The potential merger of Trigold and Mortgage Brain could see the combined firm having control of over 80 per cent of the mortgage-sourcing market.
Some have argued this might fall foul of the Enterprise Act or Competition Commission although most believe it is not on the radar of the CC.
Financial Technology Research Centre director Ian McKenna says if there was an immediate concern over competition on the deal, it is unlikely to last long.
He says: “There will always be competition. If they do try for a monopoly, someone else will come out to present a competitor. It will be interesting to see if there is any backlash to come from brokers though.”
But Highclere Financial Services managing director and IFA Defence Union member Alan Lakey is more nervous about the prospect of a consolidation.
He says: “A monopoly is never a good thing generally. But the main concern over these systems is that neither has full functionality and that is what we are all ultimately looking for.”
There are mixed views on whether a merger would deliver a better service and a true end-to-end solution.
Capita Financial Services business and commercial development director Graham Coxell warns of potential problems that arise when two online systems are combined.
He says: “It is all about the technology. We work with Trigold but this would give a wider access but they would need to ensure they were delivering a new truly online process with links straight through.”
Many brokers are enthused by the prospect of only having to link to a single system rather than multiple ones.
London & Country head of communications David Hollingworth says at first glances the benefits are apparent.
But he cautions: “We would need to wait and see if they plan to run both brands alongside each other or if they would totally integrate the two.”
Debbie J Boyes principal Debbie Boyes says she is concerned that this could result in brokers only being left with one system that did not quite meet her needs.
Boyes notes that both systems have their strengths and weaknesses and insists that any combined platform would need significant features added to improve the current offerings.
She says: “I cannot see it improving things unless they are planning to build a proper e-platform on one system that will allow all the lenders to be aligned at the same time.”
Lakey also calls for an improvement of mortgagesourcing systems’ filter technology. He says that the systems can be used to isolate certain types of mortgages, such as buyto-let, remortgage or self-certification but then regularly go on to ask for subsequent information that is clearly irrelevant based on the first filter.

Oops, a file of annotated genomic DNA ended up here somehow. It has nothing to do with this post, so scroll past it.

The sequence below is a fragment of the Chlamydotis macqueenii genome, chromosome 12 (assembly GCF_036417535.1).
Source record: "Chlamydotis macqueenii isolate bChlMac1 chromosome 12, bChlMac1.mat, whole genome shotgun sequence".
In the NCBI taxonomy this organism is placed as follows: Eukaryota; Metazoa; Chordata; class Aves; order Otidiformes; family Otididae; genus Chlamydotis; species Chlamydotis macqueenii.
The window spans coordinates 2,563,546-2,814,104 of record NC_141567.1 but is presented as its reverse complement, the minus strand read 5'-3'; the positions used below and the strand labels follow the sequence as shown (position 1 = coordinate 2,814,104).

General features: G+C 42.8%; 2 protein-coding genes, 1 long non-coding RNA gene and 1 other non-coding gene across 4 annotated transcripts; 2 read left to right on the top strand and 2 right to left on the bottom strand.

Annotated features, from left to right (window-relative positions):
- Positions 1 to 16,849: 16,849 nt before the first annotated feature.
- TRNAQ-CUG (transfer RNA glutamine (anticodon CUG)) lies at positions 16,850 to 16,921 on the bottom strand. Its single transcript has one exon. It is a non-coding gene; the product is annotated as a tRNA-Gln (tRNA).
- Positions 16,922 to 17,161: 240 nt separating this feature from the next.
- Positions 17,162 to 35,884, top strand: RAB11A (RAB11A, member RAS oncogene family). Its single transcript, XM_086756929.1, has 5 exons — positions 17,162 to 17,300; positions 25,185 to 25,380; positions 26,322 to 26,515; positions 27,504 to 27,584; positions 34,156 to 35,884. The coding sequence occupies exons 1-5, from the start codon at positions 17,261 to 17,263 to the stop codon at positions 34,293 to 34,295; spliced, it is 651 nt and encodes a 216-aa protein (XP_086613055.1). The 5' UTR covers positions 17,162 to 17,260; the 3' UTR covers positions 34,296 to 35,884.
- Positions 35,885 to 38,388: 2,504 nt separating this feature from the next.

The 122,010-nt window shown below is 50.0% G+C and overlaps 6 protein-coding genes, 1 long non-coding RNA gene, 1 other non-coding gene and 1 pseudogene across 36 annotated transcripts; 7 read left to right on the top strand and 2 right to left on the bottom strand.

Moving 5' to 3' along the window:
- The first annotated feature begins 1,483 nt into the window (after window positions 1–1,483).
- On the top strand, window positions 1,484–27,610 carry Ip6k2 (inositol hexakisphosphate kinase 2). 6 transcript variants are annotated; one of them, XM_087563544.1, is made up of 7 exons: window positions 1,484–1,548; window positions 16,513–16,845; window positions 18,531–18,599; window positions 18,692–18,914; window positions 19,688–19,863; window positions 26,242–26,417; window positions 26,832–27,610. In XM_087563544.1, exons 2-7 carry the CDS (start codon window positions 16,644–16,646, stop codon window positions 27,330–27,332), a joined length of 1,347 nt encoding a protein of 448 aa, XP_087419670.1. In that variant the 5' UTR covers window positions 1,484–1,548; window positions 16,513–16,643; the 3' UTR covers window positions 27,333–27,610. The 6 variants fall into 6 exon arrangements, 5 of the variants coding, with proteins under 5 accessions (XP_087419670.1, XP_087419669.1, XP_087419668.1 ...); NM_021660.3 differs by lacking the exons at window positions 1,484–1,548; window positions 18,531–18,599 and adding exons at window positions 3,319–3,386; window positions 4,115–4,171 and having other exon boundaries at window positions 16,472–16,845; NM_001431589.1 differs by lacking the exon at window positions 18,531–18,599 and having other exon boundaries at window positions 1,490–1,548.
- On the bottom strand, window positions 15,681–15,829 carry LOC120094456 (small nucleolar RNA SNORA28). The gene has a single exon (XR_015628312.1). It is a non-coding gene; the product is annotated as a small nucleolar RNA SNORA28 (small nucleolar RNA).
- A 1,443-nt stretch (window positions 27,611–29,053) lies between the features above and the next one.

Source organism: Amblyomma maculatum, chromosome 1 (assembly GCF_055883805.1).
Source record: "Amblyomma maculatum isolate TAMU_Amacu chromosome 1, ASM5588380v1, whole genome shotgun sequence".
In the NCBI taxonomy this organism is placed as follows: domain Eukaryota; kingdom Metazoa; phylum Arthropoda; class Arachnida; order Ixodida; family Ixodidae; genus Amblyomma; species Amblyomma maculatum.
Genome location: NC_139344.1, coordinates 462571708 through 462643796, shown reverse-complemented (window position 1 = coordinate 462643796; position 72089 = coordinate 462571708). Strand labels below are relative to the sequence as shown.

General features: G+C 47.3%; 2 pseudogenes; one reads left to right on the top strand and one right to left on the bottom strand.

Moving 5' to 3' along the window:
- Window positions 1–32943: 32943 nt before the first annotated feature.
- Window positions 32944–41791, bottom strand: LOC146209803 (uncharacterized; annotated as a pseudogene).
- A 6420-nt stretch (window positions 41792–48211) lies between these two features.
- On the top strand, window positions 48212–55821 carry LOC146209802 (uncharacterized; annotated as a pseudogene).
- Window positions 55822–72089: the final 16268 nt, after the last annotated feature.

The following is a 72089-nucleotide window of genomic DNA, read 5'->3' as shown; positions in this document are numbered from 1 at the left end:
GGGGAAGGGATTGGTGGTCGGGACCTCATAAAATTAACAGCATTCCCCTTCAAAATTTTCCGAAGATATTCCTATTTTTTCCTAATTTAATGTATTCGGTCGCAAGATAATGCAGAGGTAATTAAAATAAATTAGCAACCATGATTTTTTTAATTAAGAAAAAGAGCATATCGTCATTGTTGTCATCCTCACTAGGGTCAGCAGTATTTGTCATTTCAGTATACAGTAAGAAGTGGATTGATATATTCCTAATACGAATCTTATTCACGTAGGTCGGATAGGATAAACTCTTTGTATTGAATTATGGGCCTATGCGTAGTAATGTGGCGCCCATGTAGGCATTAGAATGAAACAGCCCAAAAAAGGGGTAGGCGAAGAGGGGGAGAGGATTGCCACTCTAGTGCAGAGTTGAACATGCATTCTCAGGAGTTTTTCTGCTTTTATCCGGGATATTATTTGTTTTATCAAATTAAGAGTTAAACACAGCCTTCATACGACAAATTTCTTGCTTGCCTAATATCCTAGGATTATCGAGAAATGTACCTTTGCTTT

Coxell says he hears consistent calls for mortgagesourcing systems to bring in click through and apply for a deal after getting a lender’s early underwriting decision.
Another concern is mass-licence use by big networks and distribution organisations and whether a combined system would allow a pre-populated immediate transfer.
Sesame member and James Trickett & Son IFA Jane Blezard says she would be hugely disappointed if a move to a new network prevented her from using her previous system which contains all of her client data.
She says: “It would be better if all the networks were able to integrate on to the same system. The main feature that makes a difference is integration with the back-office system that you are using.
“I have not yet had the opportunity to use Mortgage Brain but as long as MTE was still available to me, I would not be averse to the two merging. The main things that we look for are the ability to pre-populate and a link to my backoffice system.”
Bankhall marketing director Richard Howells says integration with the back-office system is crucial if the merger is to take technology in the industry forward.
Howells says: “If there is one sourcing system for the market, that can be a good thing but more important is whether there is one trading platform and can link to the back-office systems.”
Purely Mortgages chief executive Mark Chilton says what the market really needs is a single trading platform that is supported by the entire lending community.
He says: “It is not necessarily the sourcing element but more the transactional platform that is required. If we could have a proper single trading platform, one conduit to all the lenders, that would be the solution.”
Chilton believes that taking the sourcing system to the next level could be key to success in the long